Emily Bendt was in her third trimester of pregnancy when she first heard the Centers for Disease Control and Prevention had approved a new shot for infants to protect them from the respiratory syncytial virus, or RSV.
By Oct. 5, Bendt was cuddling with her new baby, Willow, on the couch at home in Vancouver, Washington. She was excited to get Willow the new therapy for infants, called nirsevimab, which had started shipping in September — but Bendt, a pediatric home health nurse, couldn’t find it anywhere.
That very morning, at Willow’s two-week checkup, Bendt had asked the pediatrician when Willow could get it. “She literally just shrugged and was like, ‘Well, it’s coming, but we don’t know when,’” Bendt said. “I don’t know why I feel like I’m having to chase people down and still not get answers.”
Bendt searched online, too, for clinics or pharmacies or government websites offering nirsevimab — and found nothing.
By mid-October, demand for nirsevimab, sold under the brand name Beyfortus, had already outstripped supply, according to the pharmaceutical company Sanofi, which developed the drug with AstraZeneca.
In response, the CDC issued interim guidance Oct. 23 to help pediatricians allocate the limited supply of doses, advising them to focus on the infants at highest risk of RSV complications: those under 6 months old, and those with underlying medical conditions.
RSV is the leading reason babies under 12 months old end up in the hospital, and an estimated 100-300 kids under age 5 die from it in the U.S. every year.
Nirsevimab, a monoclonal antibody, is one of two new therapies available this fall that could dramatically reduce the risk of lung infections in infants.
The other option is an RSV vaccine from Pfizer called Abrysvo. It was first recommended for adults 60 and older, and then Sept. 22 the CDC approved its use in pregnant people, too, to confer some immunity on their infants.
But this adult vaccine is recommended only within a relatively short window in pregnancy, weeks 32 through 36, because of a potential but unproven concern it may increase preterm births. That might limit uptake during pregnancy.
By the time the vaccine was approved for pregnant people Sept. 22, Emily Bendt had given birth. So for Willow and other babies like her, nirsevimab will be the only option for protection from RSV this respiratory virus season.
Nirsevimab is approved for all infants up to 8 months old, and for some older babies and toddlers considered at higher risk of severe illness from RSV. The American Academy of Pediatrics recommends that every baby whose mother did not get the RSV vaccine while pregnant receive nirsevimab in the first week of life.
The CDC is now asking prenatal care providers to warn their patients about potential nirsevimab supply shortages, with the hope that driving up the maternal vaccination rate could help ease the demand for nirsevimab.
Nirsevimab’s Powerful but Pricey Potential
Pediatricians say the high cost of nirsevimab and bureaucratic obstacles in Medicaid’s vaccine allocation system for children are slowing down nirsevimab’s distribution. They fear these problems leave infants at risk — unnecessarily — of hospitalization this winter.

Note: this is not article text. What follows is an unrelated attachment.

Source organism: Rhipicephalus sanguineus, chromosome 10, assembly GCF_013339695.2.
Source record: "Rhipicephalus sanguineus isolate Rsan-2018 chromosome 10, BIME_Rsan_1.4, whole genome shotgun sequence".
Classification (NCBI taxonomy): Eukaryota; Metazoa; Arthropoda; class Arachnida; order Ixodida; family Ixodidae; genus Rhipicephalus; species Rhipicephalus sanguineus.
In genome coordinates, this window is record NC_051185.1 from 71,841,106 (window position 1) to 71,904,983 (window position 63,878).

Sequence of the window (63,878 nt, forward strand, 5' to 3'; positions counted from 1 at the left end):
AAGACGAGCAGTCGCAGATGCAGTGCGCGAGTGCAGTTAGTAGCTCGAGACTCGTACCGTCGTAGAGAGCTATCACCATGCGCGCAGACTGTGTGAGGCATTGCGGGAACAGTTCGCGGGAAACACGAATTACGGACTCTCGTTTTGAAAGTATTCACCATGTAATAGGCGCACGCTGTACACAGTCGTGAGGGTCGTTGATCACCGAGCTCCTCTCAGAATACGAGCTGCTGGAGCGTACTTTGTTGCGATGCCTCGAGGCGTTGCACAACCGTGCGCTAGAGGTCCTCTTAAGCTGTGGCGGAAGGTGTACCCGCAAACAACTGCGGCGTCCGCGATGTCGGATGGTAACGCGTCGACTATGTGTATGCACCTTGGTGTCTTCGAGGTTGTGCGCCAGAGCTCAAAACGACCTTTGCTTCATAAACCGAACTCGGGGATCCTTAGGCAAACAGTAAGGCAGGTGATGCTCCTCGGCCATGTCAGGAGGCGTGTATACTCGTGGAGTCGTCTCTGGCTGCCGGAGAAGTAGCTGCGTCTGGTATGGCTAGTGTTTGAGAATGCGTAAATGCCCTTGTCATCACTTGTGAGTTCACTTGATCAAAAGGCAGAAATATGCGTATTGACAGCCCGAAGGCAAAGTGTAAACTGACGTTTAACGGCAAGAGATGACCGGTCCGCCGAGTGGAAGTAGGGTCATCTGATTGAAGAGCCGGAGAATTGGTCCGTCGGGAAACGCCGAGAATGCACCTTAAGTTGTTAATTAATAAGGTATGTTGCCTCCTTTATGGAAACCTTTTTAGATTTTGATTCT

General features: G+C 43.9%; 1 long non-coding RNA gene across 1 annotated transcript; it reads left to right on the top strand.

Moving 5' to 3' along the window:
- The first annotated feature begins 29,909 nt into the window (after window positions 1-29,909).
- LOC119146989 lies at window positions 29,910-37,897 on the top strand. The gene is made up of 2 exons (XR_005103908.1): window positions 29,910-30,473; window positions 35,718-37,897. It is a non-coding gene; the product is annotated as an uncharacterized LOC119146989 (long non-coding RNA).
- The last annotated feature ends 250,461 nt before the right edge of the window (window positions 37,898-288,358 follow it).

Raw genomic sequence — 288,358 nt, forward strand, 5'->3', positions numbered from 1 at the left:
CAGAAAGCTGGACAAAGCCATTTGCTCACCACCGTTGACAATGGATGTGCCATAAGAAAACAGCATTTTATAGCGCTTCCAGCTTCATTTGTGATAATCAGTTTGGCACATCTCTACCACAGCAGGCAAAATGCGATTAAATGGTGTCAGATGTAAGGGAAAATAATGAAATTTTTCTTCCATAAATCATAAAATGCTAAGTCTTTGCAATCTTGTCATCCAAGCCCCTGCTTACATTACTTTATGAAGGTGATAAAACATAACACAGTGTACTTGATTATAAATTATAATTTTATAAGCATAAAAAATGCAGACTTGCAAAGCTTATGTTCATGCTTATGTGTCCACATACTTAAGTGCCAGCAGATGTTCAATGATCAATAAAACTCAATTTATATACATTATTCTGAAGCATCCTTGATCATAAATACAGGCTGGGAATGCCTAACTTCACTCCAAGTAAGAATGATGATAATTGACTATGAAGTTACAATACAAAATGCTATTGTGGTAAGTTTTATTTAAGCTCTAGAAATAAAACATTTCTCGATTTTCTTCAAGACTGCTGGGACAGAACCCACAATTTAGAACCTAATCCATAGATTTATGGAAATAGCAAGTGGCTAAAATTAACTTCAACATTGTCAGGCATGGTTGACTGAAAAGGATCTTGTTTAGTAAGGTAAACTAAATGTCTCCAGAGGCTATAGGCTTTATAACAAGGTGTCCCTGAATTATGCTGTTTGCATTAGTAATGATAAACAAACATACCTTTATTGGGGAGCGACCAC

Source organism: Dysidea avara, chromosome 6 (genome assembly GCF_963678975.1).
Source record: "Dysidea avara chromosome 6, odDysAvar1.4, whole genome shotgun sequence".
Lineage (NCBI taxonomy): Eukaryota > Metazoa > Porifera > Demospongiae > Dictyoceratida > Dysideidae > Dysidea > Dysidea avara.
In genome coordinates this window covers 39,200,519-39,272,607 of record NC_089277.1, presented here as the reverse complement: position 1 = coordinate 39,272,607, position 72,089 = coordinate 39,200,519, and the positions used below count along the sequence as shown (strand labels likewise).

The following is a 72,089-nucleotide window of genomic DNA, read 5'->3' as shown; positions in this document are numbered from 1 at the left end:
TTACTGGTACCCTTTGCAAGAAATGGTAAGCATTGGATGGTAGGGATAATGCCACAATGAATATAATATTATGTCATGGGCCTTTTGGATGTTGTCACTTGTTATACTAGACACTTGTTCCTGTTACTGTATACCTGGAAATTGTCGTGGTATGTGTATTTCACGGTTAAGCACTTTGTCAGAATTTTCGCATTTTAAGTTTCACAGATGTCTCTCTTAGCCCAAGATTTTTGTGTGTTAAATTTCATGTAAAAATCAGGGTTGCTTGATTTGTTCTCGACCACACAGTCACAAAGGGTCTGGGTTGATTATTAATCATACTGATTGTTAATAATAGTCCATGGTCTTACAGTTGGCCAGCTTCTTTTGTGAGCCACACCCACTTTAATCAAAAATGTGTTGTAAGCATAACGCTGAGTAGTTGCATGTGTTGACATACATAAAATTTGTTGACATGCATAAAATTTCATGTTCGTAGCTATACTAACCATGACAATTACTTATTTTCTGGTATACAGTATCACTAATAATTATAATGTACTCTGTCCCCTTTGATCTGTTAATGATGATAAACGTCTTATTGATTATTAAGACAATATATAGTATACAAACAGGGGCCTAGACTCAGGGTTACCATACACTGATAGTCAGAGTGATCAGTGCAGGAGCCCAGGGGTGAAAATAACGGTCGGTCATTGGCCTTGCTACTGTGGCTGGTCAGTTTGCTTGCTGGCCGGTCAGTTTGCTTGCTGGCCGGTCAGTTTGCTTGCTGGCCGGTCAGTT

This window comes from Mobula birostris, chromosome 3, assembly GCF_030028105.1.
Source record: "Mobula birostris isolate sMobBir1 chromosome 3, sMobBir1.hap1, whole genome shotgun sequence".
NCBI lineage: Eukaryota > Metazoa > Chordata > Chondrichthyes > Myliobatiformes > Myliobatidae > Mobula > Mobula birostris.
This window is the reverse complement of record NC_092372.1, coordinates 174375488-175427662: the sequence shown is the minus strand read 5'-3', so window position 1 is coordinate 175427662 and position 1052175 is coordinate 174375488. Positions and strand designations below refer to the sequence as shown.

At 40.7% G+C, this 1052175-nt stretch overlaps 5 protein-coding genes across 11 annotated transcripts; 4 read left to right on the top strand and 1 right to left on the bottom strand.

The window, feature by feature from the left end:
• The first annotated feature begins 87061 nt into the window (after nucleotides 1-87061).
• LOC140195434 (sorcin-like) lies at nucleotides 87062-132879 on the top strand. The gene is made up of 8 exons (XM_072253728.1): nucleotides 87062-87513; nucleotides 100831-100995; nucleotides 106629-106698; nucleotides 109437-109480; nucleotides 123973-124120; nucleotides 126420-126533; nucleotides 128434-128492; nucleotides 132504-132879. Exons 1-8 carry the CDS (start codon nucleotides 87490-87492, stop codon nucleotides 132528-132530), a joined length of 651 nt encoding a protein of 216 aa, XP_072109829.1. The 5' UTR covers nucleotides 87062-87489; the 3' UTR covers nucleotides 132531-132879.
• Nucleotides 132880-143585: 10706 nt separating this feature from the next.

In clinical trials, nirsevimab reduced RSV hospitalizations and health care visits in infants by almost 80%.
“This is groundbreaking, honestly,” said Katie Sharff, chief of infectious disease for Kaiser Permanente Northwest.
Nirsevimab is a monoclonal antibody treatment, not a traditional vaccine. The passive immunity it confers lasts about five months. That’s long enough to get babies through their first RSV season, when they’re at highest risk for complications.
After an infant’s first winter, “their airways develop and their lungs develop,” Sharff said. “So getting RSV later, as a child instead of as an infant, [means the child is] probably less likely to have severe complications of difficulty breathing, needing to be on a ventilator.”
Sharff’s own daughter had an RSV infection as an infant, needed care in the emergency department, and went on to develop asthma, a condition more common in children who had severe RSV infections.
For health systems worn down by the “tripledemic” of respiratory viruses — covid-19, flu, and RSV — keeping infants out of the hospital this winter could be a game-changer.
Last year was a historically bad season for RSV. Earlier in the pandemic, measures that states took to slow the spread of covid, such as masking, depressed RSV infections for a while, too. But as infection-control measures were rolled back, more babies and toddlers were exposed to RSV for the first time, at the same time.
In Oregon, the surge prompted then-Gov. Kate Brown, a Democrat, to declare a public health emergency and forced hospitals to add capacity to their pediatric intensive care units. Some hospitals even sent patients out of state.
“The promise of nirsevimab is that should never, never happen again,” said Ben Hoffman, a professor of pediatrics at Oregon Health & Science University’s Doernbecher Children’s Hospital in Portland and the president-elect of the American Academy of Pediatrics.
But that depends on the therapy’s availability, and whether providers can get it to newborns efficiently.
The Most Expensive Childhood Vaccine